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Job search success depends a lot on how effectively you sell yourself and your skills. For college graduates without sufficient work experience, that can be hard to do. You probably feel as if you haven’t done much outside the classroom.
What about extracurricular activities? No, not the keg parties or beer pong tournaments, but stuff you’ve done and leadership roles you filled for student activities or clubs on campus. Maybe you organized an event that required a lot of attention to detail? Maybe you worked with others to produce parts of the event, reserved time and space, and reached out to potential speakers and service providers, such as a caterer.
Or, if you’re like me, maybe you spent just about all your college years focused on one activity in which you started with a little responsibility and picked up more with each passing year. Employers like to hire people with passion, and it was my passion for journalism, exercised through four years on my college newspaper (two-and-a-half on the editorial board), that helped me land a job as a reporter on a daily newspaper just days before I graduated. In the middle of a bad economy, to boot.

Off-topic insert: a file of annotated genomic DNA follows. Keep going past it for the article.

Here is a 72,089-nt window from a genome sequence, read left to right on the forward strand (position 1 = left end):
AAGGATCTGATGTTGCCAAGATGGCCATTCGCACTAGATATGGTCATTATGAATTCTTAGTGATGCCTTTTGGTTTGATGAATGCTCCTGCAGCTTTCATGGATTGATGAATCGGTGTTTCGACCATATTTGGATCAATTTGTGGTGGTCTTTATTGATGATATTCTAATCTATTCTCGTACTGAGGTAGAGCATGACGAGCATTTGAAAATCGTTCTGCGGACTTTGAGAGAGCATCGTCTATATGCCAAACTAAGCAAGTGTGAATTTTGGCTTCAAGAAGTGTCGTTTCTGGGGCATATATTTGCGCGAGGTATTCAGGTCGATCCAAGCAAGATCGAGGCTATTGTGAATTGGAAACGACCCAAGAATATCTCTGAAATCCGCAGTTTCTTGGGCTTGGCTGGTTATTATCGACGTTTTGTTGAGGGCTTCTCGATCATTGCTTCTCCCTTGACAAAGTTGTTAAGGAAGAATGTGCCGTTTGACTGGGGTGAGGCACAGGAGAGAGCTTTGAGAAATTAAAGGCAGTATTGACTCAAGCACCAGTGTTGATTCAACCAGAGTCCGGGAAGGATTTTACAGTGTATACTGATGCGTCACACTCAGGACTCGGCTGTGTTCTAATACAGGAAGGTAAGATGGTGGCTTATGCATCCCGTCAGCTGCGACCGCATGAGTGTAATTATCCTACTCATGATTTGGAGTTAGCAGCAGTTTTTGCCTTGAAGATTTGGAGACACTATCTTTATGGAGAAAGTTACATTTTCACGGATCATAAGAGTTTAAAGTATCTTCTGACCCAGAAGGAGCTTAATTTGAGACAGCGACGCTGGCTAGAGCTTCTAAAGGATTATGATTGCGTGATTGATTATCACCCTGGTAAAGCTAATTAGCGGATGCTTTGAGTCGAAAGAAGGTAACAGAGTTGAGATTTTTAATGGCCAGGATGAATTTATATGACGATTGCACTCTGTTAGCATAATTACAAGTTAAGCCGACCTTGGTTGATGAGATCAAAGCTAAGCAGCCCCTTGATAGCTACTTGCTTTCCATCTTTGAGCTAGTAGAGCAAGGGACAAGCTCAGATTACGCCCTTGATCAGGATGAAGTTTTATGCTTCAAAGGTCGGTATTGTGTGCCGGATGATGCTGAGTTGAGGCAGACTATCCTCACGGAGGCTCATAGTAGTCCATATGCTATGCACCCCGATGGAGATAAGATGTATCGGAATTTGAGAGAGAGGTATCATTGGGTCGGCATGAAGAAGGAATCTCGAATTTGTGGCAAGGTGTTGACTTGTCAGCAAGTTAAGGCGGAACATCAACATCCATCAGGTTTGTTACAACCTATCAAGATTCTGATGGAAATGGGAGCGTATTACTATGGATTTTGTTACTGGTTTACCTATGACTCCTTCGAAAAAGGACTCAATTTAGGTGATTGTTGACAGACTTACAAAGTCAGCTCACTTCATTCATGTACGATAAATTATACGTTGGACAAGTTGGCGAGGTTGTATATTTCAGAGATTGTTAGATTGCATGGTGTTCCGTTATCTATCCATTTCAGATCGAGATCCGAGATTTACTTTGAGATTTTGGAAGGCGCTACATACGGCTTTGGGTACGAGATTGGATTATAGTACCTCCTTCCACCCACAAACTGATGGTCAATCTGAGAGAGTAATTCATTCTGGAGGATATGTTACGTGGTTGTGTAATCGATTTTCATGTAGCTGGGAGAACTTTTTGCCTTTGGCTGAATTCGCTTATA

Yes, I felt lucky. But I was also thankful that I walked into the college newspaper on my first day as a freshman, introduced myself, and asked to be assigned a story. It was all part of a long-term plan.
If you just graduated from college, are still in college, or about to enter college, don’t discount the potential good that extracurricular activities can do in shaping your career goals and helping you get hired.
Here are three examples of how you can express some of that work on your resume:
- For a student who played a leadership role in a fraternity or sorority, or other service organization:
Planned, organized, and executed on-campus fund-raising campaigns that raised $20,000 for two charitable organizations.
- For a student government representative:
Successfully lobbied administration for policy changes that led to a 20% increase in enrollment in online courses.
- For a student who served in a club or group tied to his or her academic major:
Developed and organized conference for 150 high school seniors interested in nursing program that led to 20% increase in declared majors for the following academic year.
Yes, paid work and internships can speak volumes about your dedication and work ethic, but many hiring managers give credit to a job applicant who was involved in school-based organizations or activities. So, don’t forget to include them on your resume!
Are you a new college graduate facing the daunting reality of your first big job search? Check out Pongo Resume’s video contest, Graduation 2010: Now What? Submit a short video about your efforts to find a job and win up to $500 in prize money!
Thanks to Pongo Resume for their guest post on our blog!